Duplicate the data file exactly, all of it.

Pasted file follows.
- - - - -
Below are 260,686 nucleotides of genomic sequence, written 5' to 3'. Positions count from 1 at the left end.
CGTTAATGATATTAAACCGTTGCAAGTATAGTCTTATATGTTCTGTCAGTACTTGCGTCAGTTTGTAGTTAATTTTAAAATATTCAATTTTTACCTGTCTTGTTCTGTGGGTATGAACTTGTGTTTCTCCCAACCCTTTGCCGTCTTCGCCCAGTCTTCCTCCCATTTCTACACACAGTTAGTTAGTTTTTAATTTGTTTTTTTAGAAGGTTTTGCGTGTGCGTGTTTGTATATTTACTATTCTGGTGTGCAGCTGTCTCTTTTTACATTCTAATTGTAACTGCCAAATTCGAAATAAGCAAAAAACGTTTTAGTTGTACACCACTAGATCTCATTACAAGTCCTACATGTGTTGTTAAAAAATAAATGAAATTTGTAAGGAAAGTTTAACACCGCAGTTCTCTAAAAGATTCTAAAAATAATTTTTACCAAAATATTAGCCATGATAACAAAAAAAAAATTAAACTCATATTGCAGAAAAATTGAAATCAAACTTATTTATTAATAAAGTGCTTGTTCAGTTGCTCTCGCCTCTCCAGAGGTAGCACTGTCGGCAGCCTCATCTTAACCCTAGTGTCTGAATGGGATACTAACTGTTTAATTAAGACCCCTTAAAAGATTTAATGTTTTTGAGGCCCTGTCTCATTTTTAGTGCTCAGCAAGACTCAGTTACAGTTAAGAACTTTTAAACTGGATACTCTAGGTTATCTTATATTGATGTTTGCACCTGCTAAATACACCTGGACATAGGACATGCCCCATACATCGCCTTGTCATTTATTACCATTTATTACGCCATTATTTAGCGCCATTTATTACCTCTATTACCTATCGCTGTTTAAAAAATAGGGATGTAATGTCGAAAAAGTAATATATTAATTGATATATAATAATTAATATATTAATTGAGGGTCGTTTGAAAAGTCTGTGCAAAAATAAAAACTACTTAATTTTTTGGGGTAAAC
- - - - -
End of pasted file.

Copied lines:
Below are 260,686 nucleotides of genomic sequence, written 5' to 3'. Positions count from 1 at the left end.
CGTTAATGATATTAAACCGTTGCAAGTATAGTCTTATATGTTCTGTCAGTACTTGCGTCAGTTTGTAGTTAATTTTAAAATATTCAATTTTTACCTGTCTTGTTCTGTGGGTATGAACTTGTGTTTCTCCCAACCCTTTGCCGTCTTCGCCCAGTCTTCCTCCCATTTCTACACACAGTTAGTTAGTTTTTAATTTGTTTTTTTAGAAGGTTTTGCGTGTGCGTGTTTGTATATTTACTATTCTGGTGTGCAGCTGTCTCTTTTTACATTCTAATTGTAACTGCCAAATTCGAAATAAGCAAAAAACGTTTTAGTTGTACACCACTAGATCTCATTACAAGTCCTACATGTGTTGTTAAAAAATAAATGAAATTTGTAAGGAAAGTTTAACACCGCAGTTCTCTAAAAGATTCTAAAAATAATTTTTACCAAAATATTAGCCATGATAACAAAAAAAAAATTAAACTCATATTGCAGAAAAATTGAAATCAAACTTATTTATTAATAAAGTGCTTGTTCAGTTGCTCTCGCCTCTCCAGAGGTAGCACTGTCGGCAGCCTCATCTTAACCCTAGTGTCTGAATGGGATACTAACTGTTTAATTAAGACCCCTTAAAAGATTTAATGTTTTTGAGGCCCTGTCTCATTTTTAGTGCTCAGCAAGACTCAGTTACAGTTAAGAACTTTTAAACTGGATACTCTAGGTTATCTTATATTGATGTTTGCACCTGCTAAATACACCTGGACATAGGACATGCCCCATACATCGCCTTGTCATTTATTACCATTTATTACGCCATTATTTAGCGCCATTTATTACCTCTATTACCTATCGCTGTTTAAAAAATAGGGATGTAATGTCGAAAAAGTAATATATTAATTGATATATAATAATTAATATATTAATTGAGGGTCGTTTGAAAAGTCTGTGCAAAAATAAAAACTACTTAATTTTTTGGGGTAAAC